Data and Data-collection Strategies
References and Resources
DESCRIPTIVE RESEARCH QUESTIONS AND DESIGNS
Descriptive research is used to answer descriptive research questions: What is happening? How is something happening? Why is something happening?
- What is the average number of staff development hours per year for teachers in the United States?
- What is the association between student-teacher ratios and student achievement in the state’s elementary schools?
- How does instruction differ among teachers in the district who receive different amounts of staff development?
- Why do teacher qualifications influence instruction?
A simple descriptive research design is used when data are collected to describe persons, organizations, settings, or phenomena. For example, a researcher administers a survey to a random sample of teachers in the state in order to describe the characteristics of the state’s population of teachers.
With a comparative descriptive design, the researcher describes two or more groups of participants. For example, a researcher administers a questionnaire to three groups of teachers about their classroom practices. The researcher chooses the three schools because the schools vary in terms of the amount of professional development that they provide to teachers.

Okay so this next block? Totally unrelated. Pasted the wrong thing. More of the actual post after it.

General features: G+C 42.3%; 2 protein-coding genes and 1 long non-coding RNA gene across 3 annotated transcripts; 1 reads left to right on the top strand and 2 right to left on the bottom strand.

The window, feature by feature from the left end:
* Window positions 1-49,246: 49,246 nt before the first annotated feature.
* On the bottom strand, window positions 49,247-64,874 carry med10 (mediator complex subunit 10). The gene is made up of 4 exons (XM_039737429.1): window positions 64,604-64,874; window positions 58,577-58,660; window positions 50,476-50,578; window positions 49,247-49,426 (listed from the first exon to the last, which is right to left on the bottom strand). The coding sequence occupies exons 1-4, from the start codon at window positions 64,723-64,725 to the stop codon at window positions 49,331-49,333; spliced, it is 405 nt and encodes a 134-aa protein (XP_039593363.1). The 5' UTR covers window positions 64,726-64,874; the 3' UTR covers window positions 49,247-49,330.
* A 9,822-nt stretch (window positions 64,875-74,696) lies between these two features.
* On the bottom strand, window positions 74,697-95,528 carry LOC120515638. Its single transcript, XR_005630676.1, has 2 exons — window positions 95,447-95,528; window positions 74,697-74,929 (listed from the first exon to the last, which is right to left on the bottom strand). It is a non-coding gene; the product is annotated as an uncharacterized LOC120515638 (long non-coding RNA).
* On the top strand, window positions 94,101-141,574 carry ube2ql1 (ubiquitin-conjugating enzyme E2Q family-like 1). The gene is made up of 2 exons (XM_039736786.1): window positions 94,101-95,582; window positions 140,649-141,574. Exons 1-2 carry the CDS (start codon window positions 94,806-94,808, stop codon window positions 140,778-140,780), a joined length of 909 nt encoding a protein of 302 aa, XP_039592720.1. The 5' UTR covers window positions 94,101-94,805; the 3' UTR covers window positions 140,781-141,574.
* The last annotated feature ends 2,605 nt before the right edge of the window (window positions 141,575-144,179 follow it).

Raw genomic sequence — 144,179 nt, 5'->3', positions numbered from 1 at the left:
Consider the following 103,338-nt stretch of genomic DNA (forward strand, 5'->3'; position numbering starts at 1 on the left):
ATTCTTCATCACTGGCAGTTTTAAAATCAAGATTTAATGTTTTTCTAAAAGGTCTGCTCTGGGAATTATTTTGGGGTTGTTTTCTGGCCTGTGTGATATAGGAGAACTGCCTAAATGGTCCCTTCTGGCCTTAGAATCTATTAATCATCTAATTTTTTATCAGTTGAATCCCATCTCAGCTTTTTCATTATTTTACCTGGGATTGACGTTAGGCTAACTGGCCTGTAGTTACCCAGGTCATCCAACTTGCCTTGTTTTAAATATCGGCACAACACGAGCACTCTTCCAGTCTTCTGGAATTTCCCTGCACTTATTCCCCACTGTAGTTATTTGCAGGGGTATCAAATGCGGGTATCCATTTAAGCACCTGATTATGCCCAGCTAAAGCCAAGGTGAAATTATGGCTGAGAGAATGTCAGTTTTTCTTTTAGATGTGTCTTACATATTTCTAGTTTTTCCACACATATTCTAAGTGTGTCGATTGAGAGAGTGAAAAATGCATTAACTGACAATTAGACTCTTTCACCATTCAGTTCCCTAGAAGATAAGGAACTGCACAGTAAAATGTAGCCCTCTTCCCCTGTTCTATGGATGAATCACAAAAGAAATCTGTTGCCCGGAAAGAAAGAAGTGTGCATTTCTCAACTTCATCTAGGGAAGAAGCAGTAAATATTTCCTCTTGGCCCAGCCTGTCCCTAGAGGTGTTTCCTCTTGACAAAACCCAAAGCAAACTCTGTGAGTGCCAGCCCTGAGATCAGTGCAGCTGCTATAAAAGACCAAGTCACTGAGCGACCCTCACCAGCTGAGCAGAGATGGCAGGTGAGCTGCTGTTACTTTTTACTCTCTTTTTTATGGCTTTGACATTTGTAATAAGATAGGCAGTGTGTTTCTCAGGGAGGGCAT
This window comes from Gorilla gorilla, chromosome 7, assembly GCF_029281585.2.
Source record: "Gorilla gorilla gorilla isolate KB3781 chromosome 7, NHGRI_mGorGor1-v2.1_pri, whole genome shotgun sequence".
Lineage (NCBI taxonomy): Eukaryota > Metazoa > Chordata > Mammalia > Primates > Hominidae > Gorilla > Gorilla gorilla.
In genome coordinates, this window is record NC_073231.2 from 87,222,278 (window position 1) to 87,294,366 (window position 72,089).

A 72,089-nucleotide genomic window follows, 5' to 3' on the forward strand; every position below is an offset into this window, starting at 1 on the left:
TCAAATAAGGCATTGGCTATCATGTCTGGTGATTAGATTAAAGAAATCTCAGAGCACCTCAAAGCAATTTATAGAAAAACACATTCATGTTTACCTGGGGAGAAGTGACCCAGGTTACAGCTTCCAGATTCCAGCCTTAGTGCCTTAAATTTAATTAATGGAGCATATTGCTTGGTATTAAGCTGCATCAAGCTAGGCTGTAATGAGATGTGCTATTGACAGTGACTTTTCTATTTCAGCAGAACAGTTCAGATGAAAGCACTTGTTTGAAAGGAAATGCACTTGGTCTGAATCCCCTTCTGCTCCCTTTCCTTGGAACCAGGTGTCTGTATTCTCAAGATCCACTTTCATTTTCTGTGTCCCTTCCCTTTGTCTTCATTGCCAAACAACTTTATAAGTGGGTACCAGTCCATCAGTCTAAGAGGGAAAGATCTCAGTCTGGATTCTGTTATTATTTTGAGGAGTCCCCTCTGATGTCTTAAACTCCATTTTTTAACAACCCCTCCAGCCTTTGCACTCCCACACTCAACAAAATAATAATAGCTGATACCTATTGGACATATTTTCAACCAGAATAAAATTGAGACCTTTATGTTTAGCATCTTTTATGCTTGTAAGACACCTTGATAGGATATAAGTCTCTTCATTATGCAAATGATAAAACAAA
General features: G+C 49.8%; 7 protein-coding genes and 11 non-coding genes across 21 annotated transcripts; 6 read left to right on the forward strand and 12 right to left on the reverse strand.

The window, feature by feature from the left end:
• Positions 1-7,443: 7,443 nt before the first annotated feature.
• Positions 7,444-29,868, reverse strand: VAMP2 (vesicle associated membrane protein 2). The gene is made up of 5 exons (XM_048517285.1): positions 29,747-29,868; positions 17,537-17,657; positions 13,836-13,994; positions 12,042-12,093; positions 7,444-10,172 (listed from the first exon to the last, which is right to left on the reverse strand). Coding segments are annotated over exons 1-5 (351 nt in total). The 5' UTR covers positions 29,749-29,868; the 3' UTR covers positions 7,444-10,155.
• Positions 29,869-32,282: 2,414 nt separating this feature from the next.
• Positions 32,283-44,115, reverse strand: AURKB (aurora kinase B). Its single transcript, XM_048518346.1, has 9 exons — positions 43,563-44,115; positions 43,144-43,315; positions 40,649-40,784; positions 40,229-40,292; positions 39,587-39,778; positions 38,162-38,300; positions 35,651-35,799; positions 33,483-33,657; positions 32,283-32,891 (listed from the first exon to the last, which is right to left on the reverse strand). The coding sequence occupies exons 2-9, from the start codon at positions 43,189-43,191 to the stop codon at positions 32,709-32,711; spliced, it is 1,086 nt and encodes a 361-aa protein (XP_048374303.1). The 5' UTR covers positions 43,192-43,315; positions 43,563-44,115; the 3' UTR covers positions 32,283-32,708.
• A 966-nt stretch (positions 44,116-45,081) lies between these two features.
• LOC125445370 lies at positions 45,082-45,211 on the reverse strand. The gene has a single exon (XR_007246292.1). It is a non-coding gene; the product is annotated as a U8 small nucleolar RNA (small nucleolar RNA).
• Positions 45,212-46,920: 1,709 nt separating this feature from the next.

A correlational research design is used to describe the statistical association between two or more variables. For example, a researcher measures the student-teacher ratio in each classroom in a school district and measures the average student achievement on the state assessment in each of these same classrooms. Next the researcher uses statistical techniques to measure whether the student-teacher ratio and student achievement in the school district are connected numerically; for example, when the student-teacher ratio changes in value, so does student achievement. The researcher can then use the student-teacher ratio to predict student achievement, a technique called regression analysis. When there is more than one predictor variable, the technique of multiple regression analysis produces a multiple correlation that is used for prediction.
EXPERIMENTAL RESEARCH QUESTIONS AND DESIGNS